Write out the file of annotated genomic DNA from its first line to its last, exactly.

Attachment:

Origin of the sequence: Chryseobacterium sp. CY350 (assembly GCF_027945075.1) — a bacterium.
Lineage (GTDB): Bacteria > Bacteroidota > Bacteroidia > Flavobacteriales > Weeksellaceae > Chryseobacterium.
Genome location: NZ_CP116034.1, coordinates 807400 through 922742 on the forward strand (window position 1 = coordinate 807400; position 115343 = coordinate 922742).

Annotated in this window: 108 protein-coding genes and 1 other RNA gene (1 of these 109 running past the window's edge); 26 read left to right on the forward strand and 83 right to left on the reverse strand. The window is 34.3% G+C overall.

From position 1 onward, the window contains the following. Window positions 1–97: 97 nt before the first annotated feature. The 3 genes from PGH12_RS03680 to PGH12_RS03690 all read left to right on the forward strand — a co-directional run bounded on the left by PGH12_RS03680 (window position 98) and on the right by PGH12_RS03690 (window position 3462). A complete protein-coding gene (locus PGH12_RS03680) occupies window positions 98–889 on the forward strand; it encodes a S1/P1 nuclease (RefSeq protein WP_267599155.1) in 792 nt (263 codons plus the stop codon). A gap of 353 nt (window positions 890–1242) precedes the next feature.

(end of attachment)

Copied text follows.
Origin of the sequence: Chryseobacterium sp. CY350 (assembly GCF_027945075.1) — a bacterium.
Lineage (GTDB): Bacteria > Bacteroidota > Bacteroidia > Flavobacteriales > Weeksellaceae > Chryseobacterium.
Genome location: NZ_CP116034.1, coordinates 807400 through 922742 on the forward strand (window position 1 = coordinate 807400; position 115343 = coordinate 922742).

Annotated in this window: 108 protein-coding genes and 1 other RNA gene (1 of these 109 running past the window's edge); 26 read left to right on the forward strand and 83 right to left on the reverse strand. The window is 34.3% G+C overall.

From position 1 onward, the window contains the following. Window positions 1–97: 97 nt before the first annotated feature. The 3 genes from PGH12_RS03680 to PGH12_RS03690 all read left to right on the forward strand — a co-directional run bounded on the left by PGH12_RS03680 (window position 98) and on the right by PGH12_RS03690 (window position 3462). A complete protein-coding gene (locus PGH12_RS03680) occupies window positions 98–889 on the forward strand; it encodes a S1/P1 nuclease (RefSeq protein WP_267599155.1) in 792 nt (263 codons plus the stop codon). A gap of 353 nt (window positions 890–1242) precedes the next feature.